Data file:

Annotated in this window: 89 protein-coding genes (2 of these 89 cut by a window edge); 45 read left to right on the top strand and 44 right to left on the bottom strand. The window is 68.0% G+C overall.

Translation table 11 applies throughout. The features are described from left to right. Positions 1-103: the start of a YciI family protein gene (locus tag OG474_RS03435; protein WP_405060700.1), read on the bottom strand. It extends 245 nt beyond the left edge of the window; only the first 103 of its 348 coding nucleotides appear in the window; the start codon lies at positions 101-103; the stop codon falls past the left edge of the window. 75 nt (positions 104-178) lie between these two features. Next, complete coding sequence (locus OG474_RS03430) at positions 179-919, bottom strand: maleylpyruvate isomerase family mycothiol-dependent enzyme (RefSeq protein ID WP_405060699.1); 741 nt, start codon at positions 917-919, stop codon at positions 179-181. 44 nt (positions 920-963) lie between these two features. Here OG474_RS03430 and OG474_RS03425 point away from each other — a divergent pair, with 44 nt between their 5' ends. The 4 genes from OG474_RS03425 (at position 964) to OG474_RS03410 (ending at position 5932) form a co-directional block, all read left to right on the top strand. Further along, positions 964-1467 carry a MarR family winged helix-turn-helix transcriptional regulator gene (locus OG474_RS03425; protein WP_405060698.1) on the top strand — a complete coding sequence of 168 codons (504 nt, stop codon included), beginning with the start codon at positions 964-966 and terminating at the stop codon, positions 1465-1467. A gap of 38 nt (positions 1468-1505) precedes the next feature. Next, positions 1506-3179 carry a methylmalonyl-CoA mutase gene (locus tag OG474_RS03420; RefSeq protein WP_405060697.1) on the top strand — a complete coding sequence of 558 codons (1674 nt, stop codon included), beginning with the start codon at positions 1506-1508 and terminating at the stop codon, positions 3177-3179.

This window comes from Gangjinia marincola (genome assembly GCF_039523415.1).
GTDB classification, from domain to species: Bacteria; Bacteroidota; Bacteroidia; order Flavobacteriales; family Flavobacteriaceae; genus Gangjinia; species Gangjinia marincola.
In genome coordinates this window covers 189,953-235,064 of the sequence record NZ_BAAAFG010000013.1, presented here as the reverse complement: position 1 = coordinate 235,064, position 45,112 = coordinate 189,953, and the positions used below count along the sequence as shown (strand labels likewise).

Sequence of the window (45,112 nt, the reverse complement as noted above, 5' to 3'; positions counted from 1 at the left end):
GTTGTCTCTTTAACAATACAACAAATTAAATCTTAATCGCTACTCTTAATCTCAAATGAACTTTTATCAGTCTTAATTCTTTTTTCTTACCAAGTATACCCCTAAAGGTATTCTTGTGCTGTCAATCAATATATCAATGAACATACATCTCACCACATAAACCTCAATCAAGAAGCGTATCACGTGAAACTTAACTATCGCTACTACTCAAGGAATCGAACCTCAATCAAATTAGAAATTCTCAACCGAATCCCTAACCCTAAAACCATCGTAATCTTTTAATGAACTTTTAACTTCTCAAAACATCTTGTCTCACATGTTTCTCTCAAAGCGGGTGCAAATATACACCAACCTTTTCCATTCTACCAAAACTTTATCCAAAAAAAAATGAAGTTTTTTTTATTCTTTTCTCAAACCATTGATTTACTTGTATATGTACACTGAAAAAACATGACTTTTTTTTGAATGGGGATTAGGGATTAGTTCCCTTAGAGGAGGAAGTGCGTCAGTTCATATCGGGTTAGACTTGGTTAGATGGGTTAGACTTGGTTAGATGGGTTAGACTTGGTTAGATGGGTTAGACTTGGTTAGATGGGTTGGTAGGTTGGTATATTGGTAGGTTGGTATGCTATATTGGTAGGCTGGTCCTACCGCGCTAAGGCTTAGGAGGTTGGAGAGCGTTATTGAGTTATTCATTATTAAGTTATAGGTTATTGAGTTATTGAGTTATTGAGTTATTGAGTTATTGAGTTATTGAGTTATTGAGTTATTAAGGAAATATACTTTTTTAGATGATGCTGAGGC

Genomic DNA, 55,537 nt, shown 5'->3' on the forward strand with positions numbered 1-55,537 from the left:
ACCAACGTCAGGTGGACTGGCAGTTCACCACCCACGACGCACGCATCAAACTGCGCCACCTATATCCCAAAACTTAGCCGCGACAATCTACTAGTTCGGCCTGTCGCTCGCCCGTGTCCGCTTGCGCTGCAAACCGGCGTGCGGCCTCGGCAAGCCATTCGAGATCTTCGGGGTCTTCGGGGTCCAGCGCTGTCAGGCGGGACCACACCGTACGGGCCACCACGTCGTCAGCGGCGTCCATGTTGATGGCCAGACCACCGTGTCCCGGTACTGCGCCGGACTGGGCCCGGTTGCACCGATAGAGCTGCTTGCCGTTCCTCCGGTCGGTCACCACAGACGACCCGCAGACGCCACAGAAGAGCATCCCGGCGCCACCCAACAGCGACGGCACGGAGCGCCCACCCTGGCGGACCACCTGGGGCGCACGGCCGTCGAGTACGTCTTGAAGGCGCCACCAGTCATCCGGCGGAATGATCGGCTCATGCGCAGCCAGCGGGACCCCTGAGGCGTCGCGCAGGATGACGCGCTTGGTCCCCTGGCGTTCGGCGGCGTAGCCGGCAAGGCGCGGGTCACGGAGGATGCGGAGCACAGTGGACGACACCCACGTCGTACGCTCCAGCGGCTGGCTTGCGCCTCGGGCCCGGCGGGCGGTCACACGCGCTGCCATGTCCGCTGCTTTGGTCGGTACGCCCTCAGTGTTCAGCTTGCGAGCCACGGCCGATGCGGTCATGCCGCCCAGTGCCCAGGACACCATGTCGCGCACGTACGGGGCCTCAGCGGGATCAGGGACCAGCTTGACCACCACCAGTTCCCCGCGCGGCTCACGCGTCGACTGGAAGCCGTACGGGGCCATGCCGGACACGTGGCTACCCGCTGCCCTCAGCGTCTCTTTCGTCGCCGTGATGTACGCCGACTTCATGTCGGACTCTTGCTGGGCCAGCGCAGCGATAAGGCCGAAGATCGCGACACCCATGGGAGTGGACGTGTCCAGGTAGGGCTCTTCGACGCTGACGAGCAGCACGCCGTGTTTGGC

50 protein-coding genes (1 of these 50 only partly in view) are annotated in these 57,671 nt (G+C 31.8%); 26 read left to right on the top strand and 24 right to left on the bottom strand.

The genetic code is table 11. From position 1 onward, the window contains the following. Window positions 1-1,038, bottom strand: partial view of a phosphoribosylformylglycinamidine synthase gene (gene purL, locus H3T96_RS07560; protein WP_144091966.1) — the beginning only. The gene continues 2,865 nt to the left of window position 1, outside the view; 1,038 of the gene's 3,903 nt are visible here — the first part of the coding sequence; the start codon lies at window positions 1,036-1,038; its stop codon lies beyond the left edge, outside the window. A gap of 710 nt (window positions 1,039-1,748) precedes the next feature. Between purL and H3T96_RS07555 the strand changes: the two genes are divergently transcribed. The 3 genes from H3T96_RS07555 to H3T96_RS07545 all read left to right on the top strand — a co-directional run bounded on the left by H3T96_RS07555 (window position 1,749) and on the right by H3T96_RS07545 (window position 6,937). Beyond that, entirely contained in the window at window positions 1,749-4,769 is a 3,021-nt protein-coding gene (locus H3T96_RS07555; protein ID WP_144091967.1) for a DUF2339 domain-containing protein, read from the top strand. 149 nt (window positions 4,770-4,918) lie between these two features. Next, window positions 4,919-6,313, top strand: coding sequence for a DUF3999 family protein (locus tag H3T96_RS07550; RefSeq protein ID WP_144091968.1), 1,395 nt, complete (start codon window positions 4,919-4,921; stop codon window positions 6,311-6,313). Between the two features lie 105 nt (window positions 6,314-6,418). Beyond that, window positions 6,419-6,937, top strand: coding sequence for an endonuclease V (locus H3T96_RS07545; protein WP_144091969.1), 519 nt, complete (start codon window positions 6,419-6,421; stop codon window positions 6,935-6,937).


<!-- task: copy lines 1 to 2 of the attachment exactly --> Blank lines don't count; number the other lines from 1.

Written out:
Annotated in this window: 89 protein-coding genes (2 of these 89 cut by a window edge); 45 read left to right on the top strand and 44 right to left on the bottom strand. The window is 68.0% G+C overall.

Translation table 11 applies throughout. The features are described from left to right. Positions 1-103: the start of a YciI family protein gene (locus tag OG474_RS03435; protein WP_405060700.1), read on the bottom strand. It extends 245 nt beyond the left edge of the window; only the first 103 of its 348 coding nucleotides appear in the window; the start codon lies at positions 101-103; the stop codon falls past the left edge of the window. 75 nt (positions 104-178) lie between these two features. Next, complete coding sequence (locus OG474_RS03430) at positions 179-919, bottom strand: maleylpyruvate isomerase family mycothiol-dependent enzyme (RefSeq protein ID WP_405060699.1); 741 nt, start codon at positions 917-919, stop codon at positions 179-181. 44 nt (positions 920-963) lie between these two features. Here OG474_RS03430 and OG474_RS03425 point away from each other — a divergent pair, with 44 nt between their 5' ends. The 4 genes from OG474_RS03425 (at position 964) to OG474_RS03410 (ending at position 5932) form a co-directional block, all read left to right on the top strand. Further along, positions 964-1467 carry a MarR family winged helix-turn-helix transcriptional regulator gene (locus OG474_RS03425; protein WP_405060698.1) on the top strand — a complete coding sequence of 168 codons (504 nt, stop codon included), beginning with the start codon at positions 964-966 and terminating at the stop codon, positions 1465-1467. A gap of 38 nt (positions 1468-1505) precedes the next feature. Next, positions 1506-3179 carry a methylmalonyl-CoA mutase gene (locus tag OG474_RS03420; RefSeq protein WP_405060697.1) on the top strand — a complete coding sequence of 558 codons (1674 nt, stop codon included), beginning with the start codon at positions 1506-1508 and terminating at the stop codon, positions 3177-3179.